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Vancouver demonstration: Cut budgets of ICE, Customs

Groups carry message ‘Border to Border’

By , Columbian breaking news reporter
Published: September 9, 2019, 9:11pm
9 Photos
A group from Southwest Washington meets a group from Oregon on Monday night on the Interstate 5 Bridge. The demonstration organized by the left-leaning Indivisible activist group is seeking to reduce the budgets for U.S. Immigration and Customs Enforcement as well as U.S. Customs and Border Protection. Alisha Jucevic/The Columbian
A group from Southwest Washington meets a group from Oregon on Monday night on the Interstate 5 Bridge. The demonstration organized by the left-leaning Indivisible activist group is seeking to reduce the budgets for U.S. Immigration and Customs Enforcement as well as U.S. Customs and Border Protection. Alisha Jucevic/The Columbian Photo Gallery

A series of demonstrations seeking to reduce the budgets of U.S. Immigration and Customs Enforcement and U.S. Customs and Border Protection is making its way down the West Coast. On Monday night, it stopped in Vancouver.

About 20 people gathered at Vancouver Waterfront Park to sign a petition banner — titled “Border to Border with Love” — directed at the U.S. House of Representatives. The event was organized by Indivisible Greater Vancouver, Lower Columbia Indivisible, MoveOn Clark County and the League of United Latin American Citizens, according to a news release from the left-leaning activist organizations.

Indivisible chapters from Blaine to San Diego are signing and passing along the banner, according to the release. On Monday, demonstrators signed it and wrote messages in chalk on the waterfront walkway. They then carried the banner to the Interstate 5 Bridge and delivered it to Indivisible members in Oregon.

The chalk messages read, in part, “Immigrants make America great,” “No more raids,” “All in America are Americans,” “Immigrants help our economy ” and “Melt ICE.” Demonstrators were asked to complete the phrase, “My ancestors are from:” and some messages were written in Spanish.

“People should feel welcome. This is a nation of immigrants. That’s the key message,” said Donna Sinclair of Indivisible Greater Vancouver.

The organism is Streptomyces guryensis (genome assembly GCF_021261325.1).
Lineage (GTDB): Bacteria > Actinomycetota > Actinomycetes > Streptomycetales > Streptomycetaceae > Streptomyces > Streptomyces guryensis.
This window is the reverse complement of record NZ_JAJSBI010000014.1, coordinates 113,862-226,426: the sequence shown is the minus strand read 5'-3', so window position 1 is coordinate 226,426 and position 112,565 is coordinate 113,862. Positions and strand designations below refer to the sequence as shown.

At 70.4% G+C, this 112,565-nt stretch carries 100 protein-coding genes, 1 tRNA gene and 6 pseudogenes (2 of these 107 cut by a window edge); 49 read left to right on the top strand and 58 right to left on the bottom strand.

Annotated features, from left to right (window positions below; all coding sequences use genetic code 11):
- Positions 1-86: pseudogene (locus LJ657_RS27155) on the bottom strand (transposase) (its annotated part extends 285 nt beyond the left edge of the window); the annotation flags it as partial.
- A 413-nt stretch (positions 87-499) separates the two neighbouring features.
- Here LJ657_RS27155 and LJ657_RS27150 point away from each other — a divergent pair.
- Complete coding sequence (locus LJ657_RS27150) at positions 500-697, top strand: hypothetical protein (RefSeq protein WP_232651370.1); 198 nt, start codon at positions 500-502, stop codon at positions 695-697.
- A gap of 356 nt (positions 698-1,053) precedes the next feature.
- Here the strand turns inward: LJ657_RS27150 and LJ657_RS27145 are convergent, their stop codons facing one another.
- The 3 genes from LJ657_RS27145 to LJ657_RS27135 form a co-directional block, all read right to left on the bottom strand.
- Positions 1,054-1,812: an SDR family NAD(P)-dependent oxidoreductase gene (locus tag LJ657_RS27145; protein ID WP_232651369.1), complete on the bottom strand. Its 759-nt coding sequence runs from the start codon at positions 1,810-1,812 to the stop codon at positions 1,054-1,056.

After picking up the banner in Chehalis and then holding a demonstration in Kelso, Rebecca Farvour of Lower Columbia Indivisible helped bring it to Vancouver. The idea was to carry the banner from border to border, posting images on social media along the way.

“This was somebody’s harebrained idea that turned out to be a doggone good idea,” Farvour said. “It wasn’t as big of a caravan as we had anticipated, but it was still pretty cool.”

Before local names were scrolled on the banner, the group posed behind it and chanted, “Defund hate.” They also read a statement asking U.S. Rep. Jaime Herrera Beutler, R-Battle Ground, to commit to cutting funding.

“It’s almost like ICE and CBP have this unlimited budget,” Farvour said. “We’re not saying to open the border or close the border. We’re asking people to be aware of what’s happening.”

Karen Morrison, senior director of community outreach consultant with Odyssey World international education services, works with immigrants and refugees. She said she is troubled by policies such as the separation of families at the U.S.-Mexico border.

“It’s not right,” Morrison said. “As an African American, this is part of my history. This is part of their history as well.”

A final rally is set Sept. 13 in San Diego.

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